This book is a discussion of how much weather forecasting has improved because of NOAA's research and data collection, and what they and other clever people have been able to do with it.

It's about why people still discount National Weather Service warnings that could save their lives.

And it's about the private corporations that are trying to lock up that data so that, after you the taxpayer have paid for that research and data collection, you would then be required to pay again, to for-profit companies, for any use of that weather, including getting weather forecasts.

You may think you get your weather news from your local tv station or Accuweather or the Weather Channel, or your favorite weather app (I have several, for different purposes), but all that data comes from the National Weather Service, which is to say NOAA.

I happen to like how the Weather Channel repackages that information, but you and I and everyone with internet access can get the same information directly from NOAA's websites.

Also, Accuweather is lying to you when they say they're more accurate than NOAA. They're cherry-picking particular dates and locations when their meteorologists did a better job of interpreting NOAA's data than the National Weather Service did. That will happen sometimes; someone who knows nothing about horse racing will sometimes bet on the right horse when the expert picks the wrong one. It happens.

With weather forecasting, it doesn't happen often. And that data? Accuweather wouldn't have it if your tax dollars hadn't paid for NOAA to gather it.

Michael Lewis gives us a clear, lucid discussion of what's going on and what it all potentially means.

And also why you should not roll your eyes at the weather forecast, no matter whether you get it from the National Weather Service, or from one of the for-profit companies repackaging it for you.

Highly recommended.

I received this audiobook at no cost from Audible as part of their Audible Originals program, and am reviewing it voluntarily.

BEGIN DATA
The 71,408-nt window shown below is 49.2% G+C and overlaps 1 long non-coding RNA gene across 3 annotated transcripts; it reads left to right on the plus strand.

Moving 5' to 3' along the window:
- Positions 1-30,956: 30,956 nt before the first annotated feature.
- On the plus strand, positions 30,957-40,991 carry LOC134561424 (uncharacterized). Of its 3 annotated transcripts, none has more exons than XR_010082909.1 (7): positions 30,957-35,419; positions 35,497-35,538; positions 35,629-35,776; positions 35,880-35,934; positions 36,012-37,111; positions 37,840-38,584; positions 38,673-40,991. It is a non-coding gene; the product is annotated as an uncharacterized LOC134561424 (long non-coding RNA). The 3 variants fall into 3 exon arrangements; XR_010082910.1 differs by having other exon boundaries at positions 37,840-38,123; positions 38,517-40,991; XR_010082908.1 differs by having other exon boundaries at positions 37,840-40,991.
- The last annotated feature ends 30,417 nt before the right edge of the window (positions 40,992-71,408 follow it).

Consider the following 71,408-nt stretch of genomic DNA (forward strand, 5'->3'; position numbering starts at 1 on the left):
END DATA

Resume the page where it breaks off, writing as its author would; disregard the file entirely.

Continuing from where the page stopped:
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Skeptical

The author obviously put a lot of research into this book and was able to convey the seriousness and destructive power of tornados and thus the importance of having accurate weather forecasts.

He also offered a fair deal of insight into where weather data comes from and eluded to many political as well as human issues inhibiting the progress of weather forecasting to minimize catastrophes.

What made me skeptical, however, was the rather obvious black and white painting of politicians and scientists — there were very obvious heroes and just as obvious antagonists.

While not entirely uninteresting, I found the tangents describing the backgrounds and (exceptional) commitment of various scientist/key contributors too long and many details at least borderline irrelevant.

In contrast and yet similarly, the politicians were presented as clearly inappropriate/incompetent for the roles they were appointed to, and solely focused on their own profit without eluding to any saving grace — are these individuals truly as selfish and one-sided as presented? In my opinion, the details given in this context seemed insufficiently convincing and strongly biased by the author’s personal opinion — again, making me wonder, to some extent, about their relevance.

The narration was just fine, properly read but not particularly remarkable (albeit, I particularly enjoyed the occasional moments during which the author appeared to suppress a giggle or onset of euphoria).

In summary, it was a decent listen revealing some interesting insights and highlighting a tax-payed service that is probably widely underestimated.

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What is this editorial really about?

A lovely double entendres. I took it thinking it was about the weather. I’ve read many of Michael’s books. He handles the explanation of complex transactions very well. This treatiest was a negative piece on Trump. It’s not only about his insane concept to use the Commerce Dept for commerce but he also worsened things by putting 79 year old Wilbur Ross as the head.But the climax of the book is Trump is allowing tornadoes and by the end of the piece Trump is a tornado and all of you who voted for him you will get what you voted for; chaos?

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political dishonesty disguised as weather data.

don't waste your time. full of contempt for everyone BUT the "in group." performance was good though.

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My odd review

This is how democracy is destroyed, from within. This is a must read just from the several nuggets of information given. Form your own opinion but dig like hell for the information, because it’s out there.

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What????

This is not what I thought it was going to be at all. I decided O well I’ll listen to it all the way through it’ll get better nope not even a little.